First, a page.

workers with disabilities
There are many businesses that are leading the way in promoting an inclusive workplace, businesses that are proud of the advancements they have made in hiring workers with disabilities. Why are they so passionate about hiring disabled workers?
Hiring people with disabilities is a strategy that smart companies will want to put into action today. The voluntary self-disclosure form marks the beginning of an opportunity for both companies and job seekers alike.
Goodwill is paying some of its disabled workers just 22 cents an hour, while the charity’s executives make six figure salaries. A labor law loophole enables the practice.
Still, the provision allows for a stark contrast between the executives' pay and that of some of their workers, an issue
That tells me something I've been saying all along to hiring managers and HR executives: Qualified people with disabilities can be recruited just like anyone else, and very rarely do they need special treatment.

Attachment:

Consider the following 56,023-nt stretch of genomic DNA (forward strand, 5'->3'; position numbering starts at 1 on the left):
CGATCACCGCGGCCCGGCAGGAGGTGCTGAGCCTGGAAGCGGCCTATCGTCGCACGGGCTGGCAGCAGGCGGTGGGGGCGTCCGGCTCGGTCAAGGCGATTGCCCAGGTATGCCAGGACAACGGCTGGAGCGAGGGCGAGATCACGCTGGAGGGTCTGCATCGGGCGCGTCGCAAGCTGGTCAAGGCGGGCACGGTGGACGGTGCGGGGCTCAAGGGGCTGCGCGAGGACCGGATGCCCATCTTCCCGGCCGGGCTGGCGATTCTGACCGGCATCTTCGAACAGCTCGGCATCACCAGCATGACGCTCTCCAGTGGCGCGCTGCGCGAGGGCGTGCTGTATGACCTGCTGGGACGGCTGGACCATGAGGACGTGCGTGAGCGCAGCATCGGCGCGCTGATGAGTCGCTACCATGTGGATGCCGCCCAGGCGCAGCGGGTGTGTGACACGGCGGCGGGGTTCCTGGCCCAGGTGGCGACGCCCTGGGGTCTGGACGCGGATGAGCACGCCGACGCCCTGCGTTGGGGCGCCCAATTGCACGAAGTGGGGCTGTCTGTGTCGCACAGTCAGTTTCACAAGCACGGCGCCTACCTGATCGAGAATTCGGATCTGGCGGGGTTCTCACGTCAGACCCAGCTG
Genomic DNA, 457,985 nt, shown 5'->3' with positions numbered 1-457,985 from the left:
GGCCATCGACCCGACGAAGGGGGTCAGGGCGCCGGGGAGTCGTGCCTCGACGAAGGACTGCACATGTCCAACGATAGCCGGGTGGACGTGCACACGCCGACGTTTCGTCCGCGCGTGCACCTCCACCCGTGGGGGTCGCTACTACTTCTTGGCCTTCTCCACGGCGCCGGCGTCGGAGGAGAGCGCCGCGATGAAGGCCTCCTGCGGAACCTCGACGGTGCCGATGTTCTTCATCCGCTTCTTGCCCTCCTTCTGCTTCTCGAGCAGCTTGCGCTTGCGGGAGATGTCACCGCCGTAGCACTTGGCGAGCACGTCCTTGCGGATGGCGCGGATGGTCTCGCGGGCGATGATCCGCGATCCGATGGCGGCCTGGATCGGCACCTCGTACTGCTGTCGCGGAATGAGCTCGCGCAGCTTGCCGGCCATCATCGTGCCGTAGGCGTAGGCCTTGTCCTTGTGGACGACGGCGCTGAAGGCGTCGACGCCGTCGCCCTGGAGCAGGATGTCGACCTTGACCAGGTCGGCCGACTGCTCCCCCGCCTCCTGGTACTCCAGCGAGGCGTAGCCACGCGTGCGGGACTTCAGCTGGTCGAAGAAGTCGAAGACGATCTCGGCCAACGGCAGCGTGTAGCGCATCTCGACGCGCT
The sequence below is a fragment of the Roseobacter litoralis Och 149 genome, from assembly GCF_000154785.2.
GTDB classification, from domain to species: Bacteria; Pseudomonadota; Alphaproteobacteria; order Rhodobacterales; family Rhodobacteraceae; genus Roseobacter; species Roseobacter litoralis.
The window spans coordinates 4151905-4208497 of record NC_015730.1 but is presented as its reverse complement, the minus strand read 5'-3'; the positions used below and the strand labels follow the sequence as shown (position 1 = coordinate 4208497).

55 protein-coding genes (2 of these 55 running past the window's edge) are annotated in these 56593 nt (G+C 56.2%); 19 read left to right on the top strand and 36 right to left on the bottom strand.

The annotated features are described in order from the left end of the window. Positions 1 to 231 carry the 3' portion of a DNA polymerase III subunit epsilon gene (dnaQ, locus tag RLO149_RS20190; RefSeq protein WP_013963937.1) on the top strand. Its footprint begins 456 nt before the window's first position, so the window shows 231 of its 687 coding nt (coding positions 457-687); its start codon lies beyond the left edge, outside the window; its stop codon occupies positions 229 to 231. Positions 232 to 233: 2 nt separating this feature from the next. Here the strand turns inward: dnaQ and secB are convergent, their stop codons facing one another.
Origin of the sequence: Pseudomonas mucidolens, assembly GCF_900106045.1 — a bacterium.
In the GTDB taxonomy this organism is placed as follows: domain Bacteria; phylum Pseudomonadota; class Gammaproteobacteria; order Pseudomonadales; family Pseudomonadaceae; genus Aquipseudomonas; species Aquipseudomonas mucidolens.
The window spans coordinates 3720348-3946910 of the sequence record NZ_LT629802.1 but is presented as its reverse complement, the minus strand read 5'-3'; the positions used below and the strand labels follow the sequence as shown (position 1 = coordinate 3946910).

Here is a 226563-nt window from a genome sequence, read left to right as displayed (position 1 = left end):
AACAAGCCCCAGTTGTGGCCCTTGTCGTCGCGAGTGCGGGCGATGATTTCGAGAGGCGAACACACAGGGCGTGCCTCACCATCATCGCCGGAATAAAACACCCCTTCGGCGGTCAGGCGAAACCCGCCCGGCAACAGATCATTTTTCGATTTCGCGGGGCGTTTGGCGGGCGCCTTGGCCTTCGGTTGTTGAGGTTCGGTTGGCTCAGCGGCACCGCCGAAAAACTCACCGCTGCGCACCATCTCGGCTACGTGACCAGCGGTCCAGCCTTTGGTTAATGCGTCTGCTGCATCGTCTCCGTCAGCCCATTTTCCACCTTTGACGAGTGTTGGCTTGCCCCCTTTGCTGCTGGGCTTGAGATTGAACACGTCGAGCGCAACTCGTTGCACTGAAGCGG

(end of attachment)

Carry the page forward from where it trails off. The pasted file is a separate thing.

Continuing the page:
For the sake of U.S. competitiveness -- and above all, equality -- it is time to prove wrong the common misperception that individuals with disabilities are non-active members of society.
f my company or manager were not flexible about me working from home on occasion -- as long as I'm actually getting my work done -- I would not be able to keep this job. I really doubt I am the only person (or person with a disability) in the country in this situation.
The Walgreens model is not the answer for everyone. Figuring out how to employ people with disabilities in middle- and high-skilled jobs would improve this group's economic outlook and give American competitiveness more bang for the buck.
There is a wealth of talent that happens to be located right here at home, and the good news is, many of America's largest companies are recognizing and stepping up their efforts to reach out, recruit, and hire them.
Mary Bullock’s lawsuit against the Equal Employment Opportunity Commission is being revived by an appeals court, according